Tips for Budget Travels
Stretch your holiday cash with our smart-spending tips
Travel smart in Japan by saving money on transportation, accommodation, eating out, cultural activities and shopping.
A wide range of train, bus and ferry passes are available to connect you with every corner of the country. If you are planning to do extensive traveling throughout Japan, purchase the JR Rail Pass , however if you are going to stay locally, regional passes may offer you more value for money.
A recent increase in the number of budget airlines, means that you can fly to many of the country's airports for much cheaper prices. Research into flights with Zip Air , Peach Air , JetStar Japan, or Spring Japan. Not just limited to budget airlines, Japan's two main carriers offer cheaper flights for visitors to the country— look into the ANA and JAL .
Another cost-saving alternative for long-distance travel is the overnight bus—also with the added benefit of saving the cost of a night's accommodation. If you are based in the Tokyo area, you can take an overnight bus to a wide range of locations including Osaka , Kyoto , Hiroshima and north to Akita and Aomori . The main bus hubs are the Shinjuku Expressway Bus Terminal and Yokohama City Air Terminal .
There are a wide range of cheaper business hotels all around the country, and the iconic capsule hotels offer you a cheap—if slightly tight—night's accommodation. A new wave of boutique hostels are springing up, offering you the individuality of a boutique hotel at hostel prices. Traditional ryokans can vary wildly in price, but it is possible to find some at the cheaper end of the spectrum in places a little out of the way. Be aware that even though reserving a room without meals might seem like a cost-cutting option, it is possible that there aren't any other places to eat in the area. Research is recommended to find the best accommodation to suit your taste and budget.
Many restaurants offer lunch-time specials, so consider eating big at lunch to save some money. If you venture out at night-time, find the places that offer all-you-can-eat or all-you-can-drink deals, or if you are traveling with families and young children, eat out at one of the “family restaurants” that are dotted throughout the country. If the place you are staying in has a kitchen, cooking at home is a great way to save some money. Many local supermarkets offer good quality produce—often locally grown. Farmers markets—often on Saturday and Sundays—are also a good place to pick up fresh produce.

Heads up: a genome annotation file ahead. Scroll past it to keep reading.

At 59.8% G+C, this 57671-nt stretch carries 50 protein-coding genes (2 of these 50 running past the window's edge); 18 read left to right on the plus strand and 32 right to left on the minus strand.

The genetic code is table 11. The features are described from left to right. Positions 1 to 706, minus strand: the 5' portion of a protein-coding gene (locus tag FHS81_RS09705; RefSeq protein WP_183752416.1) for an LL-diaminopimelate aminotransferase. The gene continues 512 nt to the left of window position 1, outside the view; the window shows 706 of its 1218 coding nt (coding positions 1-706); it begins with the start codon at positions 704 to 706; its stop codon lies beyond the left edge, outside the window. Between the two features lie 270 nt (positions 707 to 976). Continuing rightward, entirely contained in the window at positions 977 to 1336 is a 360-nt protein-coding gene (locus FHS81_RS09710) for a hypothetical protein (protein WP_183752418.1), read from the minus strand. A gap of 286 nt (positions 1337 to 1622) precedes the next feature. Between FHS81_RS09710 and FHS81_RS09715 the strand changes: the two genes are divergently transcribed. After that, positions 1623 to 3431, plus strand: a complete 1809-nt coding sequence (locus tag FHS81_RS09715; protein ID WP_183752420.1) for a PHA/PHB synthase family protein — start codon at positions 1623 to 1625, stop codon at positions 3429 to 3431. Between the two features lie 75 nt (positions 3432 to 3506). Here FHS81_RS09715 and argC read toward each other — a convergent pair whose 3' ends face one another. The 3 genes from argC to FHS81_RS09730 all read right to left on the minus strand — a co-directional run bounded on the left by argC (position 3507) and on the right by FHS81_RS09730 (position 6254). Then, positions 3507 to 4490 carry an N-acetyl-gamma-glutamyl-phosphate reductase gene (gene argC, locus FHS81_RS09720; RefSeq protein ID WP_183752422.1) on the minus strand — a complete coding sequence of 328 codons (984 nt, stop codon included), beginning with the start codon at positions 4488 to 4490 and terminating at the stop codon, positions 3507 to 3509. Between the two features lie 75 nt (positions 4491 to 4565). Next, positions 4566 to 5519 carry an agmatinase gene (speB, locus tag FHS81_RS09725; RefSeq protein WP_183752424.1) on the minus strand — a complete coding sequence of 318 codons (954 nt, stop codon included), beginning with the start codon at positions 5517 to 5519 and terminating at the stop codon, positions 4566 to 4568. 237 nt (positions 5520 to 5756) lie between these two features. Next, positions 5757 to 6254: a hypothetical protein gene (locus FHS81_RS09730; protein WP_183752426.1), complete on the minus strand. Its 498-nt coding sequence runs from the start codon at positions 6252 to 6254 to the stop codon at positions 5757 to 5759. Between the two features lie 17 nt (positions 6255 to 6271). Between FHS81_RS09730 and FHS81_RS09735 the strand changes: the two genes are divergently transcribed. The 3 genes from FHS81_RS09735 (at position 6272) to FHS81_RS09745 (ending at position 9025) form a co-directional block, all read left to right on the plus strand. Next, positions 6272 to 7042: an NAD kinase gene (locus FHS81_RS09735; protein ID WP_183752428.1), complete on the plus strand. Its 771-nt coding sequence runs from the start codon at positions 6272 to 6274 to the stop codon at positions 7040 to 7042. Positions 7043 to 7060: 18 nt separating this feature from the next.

Just because you are on a budget, doesn't mean you need to miss out on any cultural enjoyment. Many temples, shrines and parks are free of charge—or if a fee is required, it is generally a couple of hundred yen. If you are based in the Tokyo area, consider purchasing a Grutt Pass that gives you discounted admission to many of Tokyo's attractions and museums. For concerts, buy tickets in Japan from convenience stores and save a little on the ticket price.
Take advantage of tax free shopping in Japan to save the consumption tax on a wide range of products. Keep an eye out for tax free shopping stickers and counters in retail outlets. Make sure to carry your passport with you. The shelves of Japan's famous 100 yen shops are stacked with a wide range of decent quality products from stationery supplies to kitchen utensils, and you can pick up cheaper tickets for train travel, attractions such as Tokyo Disney Resort and Universal Studios Japan , or second-hand brand goods at discount stores—brightly colored buildings usually located close to stations.
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